Section 1332 Waivers, which first became available on Jan. 1, 2017, allow states to innovate with provisions of the Affordable Care Act (ACA). Maine thus becomes the sixth state to set up a reinsurance program, but other states have taken up other innovations as well, according to tabulations by the National Conference of State Legislatures (NCSL).

Before the debut of the ACA in 2014, Maine ran a similar reinsurance program, but it was shut down in favor of a federal program that ran briefly under provisions of Obamacare.

The fund will cover the insurance costs of high-risk patients with one of eight conditions. It will pay 90 percent of claims between $47,000 and $77,000 and 100 percent of claims above that threshold, up to a maximum of $1 million. For more expensive claims, the program will cover any amount not picked up by a federal program.

Funding will come from reinsurance premiums, savings from already existing federal funds, and a $4 monthly assessment on individual, group and other plans.


NOTE: The details in this blog are provided for informational purposes only. All answers are general in nature and do not constitute legal advice. If legal advice or other expert assistance is required, the services of a competent professional should be sought. The author specifically disclaims any and all liability arising directly or indirectly from the reliance on or use of this blog.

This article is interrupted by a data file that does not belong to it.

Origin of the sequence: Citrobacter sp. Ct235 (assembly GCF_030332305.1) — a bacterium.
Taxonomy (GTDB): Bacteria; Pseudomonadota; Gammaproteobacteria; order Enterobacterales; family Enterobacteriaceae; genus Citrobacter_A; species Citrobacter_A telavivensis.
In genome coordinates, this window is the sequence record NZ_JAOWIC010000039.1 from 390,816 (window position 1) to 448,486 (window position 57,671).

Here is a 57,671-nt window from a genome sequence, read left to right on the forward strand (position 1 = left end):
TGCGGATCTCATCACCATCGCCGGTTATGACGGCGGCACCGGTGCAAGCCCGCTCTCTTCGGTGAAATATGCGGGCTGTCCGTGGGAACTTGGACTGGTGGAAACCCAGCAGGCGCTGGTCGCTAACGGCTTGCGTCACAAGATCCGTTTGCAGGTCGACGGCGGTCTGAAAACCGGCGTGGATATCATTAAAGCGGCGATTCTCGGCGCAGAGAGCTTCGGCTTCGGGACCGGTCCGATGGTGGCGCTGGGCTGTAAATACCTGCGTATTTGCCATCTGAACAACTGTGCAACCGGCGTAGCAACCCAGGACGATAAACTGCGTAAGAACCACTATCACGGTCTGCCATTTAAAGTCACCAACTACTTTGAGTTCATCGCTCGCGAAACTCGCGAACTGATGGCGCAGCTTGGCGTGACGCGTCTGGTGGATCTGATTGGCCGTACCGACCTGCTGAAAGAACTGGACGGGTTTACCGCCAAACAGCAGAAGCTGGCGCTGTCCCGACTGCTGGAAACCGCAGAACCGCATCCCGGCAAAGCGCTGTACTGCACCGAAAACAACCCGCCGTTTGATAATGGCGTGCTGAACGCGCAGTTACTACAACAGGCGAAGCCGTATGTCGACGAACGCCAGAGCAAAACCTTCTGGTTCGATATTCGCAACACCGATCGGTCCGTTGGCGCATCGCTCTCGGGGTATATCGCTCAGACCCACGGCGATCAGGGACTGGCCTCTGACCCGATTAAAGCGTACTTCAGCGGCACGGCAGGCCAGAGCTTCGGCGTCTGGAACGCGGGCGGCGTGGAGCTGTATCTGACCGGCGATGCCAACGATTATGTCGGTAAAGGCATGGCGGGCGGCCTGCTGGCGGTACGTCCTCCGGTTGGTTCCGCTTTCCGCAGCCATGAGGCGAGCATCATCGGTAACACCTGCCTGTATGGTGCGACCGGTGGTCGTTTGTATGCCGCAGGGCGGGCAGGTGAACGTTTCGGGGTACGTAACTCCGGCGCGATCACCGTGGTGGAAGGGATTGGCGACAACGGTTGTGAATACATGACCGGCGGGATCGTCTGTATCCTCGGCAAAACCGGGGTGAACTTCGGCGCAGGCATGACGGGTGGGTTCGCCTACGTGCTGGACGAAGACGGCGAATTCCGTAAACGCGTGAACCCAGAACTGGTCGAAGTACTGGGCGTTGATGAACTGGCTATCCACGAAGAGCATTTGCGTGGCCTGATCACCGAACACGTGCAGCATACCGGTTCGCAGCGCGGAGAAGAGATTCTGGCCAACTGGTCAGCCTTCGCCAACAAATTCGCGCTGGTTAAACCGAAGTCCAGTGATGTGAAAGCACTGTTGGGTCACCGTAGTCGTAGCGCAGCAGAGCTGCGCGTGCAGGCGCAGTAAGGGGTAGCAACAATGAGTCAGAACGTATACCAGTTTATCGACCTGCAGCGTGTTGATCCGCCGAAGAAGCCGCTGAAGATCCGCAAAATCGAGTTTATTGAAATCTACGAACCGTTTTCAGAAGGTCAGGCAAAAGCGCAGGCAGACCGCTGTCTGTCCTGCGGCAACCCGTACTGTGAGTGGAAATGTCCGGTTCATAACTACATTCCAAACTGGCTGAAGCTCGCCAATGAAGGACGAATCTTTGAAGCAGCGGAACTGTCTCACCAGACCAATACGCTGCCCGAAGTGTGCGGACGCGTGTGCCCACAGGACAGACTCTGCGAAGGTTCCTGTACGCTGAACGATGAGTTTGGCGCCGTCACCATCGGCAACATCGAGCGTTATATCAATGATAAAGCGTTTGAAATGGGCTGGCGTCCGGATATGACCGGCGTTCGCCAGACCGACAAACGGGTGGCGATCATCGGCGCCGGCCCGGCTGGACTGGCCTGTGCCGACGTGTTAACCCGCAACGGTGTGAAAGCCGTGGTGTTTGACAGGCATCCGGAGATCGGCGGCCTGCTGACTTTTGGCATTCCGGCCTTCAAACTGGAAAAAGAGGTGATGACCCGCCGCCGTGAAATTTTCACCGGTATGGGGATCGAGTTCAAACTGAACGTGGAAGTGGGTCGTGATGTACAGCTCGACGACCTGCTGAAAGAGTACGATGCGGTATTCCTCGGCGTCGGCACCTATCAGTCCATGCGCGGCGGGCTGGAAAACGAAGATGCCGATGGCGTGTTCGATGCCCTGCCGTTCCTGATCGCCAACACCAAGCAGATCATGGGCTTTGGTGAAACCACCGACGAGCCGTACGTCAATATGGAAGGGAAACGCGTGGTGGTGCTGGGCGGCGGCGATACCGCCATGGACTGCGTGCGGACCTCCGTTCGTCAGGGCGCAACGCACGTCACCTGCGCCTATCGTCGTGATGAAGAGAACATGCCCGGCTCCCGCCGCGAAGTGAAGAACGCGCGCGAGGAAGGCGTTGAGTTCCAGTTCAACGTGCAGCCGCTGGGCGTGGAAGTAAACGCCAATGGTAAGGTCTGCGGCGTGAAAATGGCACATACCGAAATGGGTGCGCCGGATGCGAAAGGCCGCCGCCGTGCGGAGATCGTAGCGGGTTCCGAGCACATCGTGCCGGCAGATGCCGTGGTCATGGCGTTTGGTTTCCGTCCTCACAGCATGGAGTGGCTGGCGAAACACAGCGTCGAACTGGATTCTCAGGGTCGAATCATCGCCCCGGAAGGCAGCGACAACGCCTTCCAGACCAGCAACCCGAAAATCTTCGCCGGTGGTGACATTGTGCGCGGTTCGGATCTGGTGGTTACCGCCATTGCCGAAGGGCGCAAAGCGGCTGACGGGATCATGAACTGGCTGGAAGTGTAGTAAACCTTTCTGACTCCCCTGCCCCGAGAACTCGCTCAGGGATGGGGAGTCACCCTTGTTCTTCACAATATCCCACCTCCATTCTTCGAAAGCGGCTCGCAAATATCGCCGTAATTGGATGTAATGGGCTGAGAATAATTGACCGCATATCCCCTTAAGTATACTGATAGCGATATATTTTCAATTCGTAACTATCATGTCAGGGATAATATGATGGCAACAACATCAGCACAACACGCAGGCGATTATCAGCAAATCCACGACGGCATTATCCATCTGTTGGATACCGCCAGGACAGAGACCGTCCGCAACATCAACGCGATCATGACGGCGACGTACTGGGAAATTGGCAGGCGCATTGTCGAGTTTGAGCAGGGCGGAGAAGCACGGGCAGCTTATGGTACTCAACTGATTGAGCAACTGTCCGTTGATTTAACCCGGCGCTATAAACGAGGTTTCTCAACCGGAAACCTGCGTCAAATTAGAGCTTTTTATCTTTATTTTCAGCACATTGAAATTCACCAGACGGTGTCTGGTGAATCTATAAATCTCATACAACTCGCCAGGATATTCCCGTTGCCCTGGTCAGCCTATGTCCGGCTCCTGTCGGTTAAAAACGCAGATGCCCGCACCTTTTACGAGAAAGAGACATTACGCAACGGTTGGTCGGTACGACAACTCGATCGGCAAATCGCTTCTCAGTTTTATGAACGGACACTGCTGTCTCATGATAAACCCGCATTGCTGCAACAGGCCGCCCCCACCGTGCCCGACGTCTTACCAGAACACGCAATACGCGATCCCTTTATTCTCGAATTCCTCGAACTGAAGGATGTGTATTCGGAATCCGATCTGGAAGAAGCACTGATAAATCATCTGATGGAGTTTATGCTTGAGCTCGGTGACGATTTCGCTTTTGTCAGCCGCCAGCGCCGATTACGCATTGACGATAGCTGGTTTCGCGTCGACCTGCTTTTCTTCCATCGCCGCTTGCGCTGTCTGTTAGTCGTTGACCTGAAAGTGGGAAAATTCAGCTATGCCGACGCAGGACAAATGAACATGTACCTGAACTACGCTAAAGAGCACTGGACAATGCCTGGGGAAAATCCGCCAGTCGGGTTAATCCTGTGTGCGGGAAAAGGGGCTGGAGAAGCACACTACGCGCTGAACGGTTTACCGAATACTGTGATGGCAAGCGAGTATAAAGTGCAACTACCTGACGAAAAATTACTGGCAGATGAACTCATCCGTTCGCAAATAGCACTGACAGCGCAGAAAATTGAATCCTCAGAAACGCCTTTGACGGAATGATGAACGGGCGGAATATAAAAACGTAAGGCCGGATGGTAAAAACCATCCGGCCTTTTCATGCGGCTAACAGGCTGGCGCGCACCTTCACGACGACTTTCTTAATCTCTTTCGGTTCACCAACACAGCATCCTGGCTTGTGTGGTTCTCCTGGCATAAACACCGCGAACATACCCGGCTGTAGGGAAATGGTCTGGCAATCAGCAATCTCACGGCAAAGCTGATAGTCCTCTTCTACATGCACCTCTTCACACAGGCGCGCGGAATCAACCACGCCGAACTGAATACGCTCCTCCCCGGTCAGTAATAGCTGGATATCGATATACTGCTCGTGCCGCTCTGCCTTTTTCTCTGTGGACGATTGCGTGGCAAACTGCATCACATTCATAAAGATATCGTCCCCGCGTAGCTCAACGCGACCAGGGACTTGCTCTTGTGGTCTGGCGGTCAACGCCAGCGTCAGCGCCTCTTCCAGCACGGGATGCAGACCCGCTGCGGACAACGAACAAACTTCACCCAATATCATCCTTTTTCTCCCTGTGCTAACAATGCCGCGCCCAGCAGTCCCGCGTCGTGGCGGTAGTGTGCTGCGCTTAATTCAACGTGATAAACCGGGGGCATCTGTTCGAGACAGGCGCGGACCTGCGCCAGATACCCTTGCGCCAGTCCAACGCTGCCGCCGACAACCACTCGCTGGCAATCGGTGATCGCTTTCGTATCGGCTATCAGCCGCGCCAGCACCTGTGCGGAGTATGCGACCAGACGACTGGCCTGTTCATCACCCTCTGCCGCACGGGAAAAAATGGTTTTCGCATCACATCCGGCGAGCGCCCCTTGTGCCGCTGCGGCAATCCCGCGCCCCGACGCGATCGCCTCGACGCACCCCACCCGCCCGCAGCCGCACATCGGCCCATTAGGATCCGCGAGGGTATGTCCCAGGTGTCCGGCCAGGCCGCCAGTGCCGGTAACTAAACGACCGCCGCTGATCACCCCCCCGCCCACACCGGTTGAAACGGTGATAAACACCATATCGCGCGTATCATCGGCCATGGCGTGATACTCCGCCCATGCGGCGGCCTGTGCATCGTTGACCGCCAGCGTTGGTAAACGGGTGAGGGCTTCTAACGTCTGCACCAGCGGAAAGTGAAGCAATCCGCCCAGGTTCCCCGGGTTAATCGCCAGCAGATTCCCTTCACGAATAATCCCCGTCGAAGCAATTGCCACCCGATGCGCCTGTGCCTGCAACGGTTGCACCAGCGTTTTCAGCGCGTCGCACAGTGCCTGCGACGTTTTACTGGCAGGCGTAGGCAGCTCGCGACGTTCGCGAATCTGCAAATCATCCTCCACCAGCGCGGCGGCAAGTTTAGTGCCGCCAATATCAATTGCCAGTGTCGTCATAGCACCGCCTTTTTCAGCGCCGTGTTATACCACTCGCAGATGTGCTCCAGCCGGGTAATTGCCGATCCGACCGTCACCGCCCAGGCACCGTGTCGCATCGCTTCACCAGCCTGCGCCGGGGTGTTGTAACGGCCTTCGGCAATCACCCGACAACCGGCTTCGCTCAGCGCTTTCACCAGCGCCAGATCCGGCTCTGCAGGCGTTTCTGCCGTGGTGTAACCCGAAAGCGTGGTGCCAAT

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Short-Term Health Plans to Be Offered Beginning in October

The departments of Health and Human Services (HHS), Labor (DOL) and the Treasury (DOT) today issued a final rule allowing for the sale and renewal of short-term, limited-duration health plans that cover longer periods than the previous maximum period of less than three months. Such coverage can now cover an initial period of less than 12 months, and, taking into account any extensions, a maximum duration of no longer than 36 months in total. Sales begin in October.

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HHS Secretary Alex Azar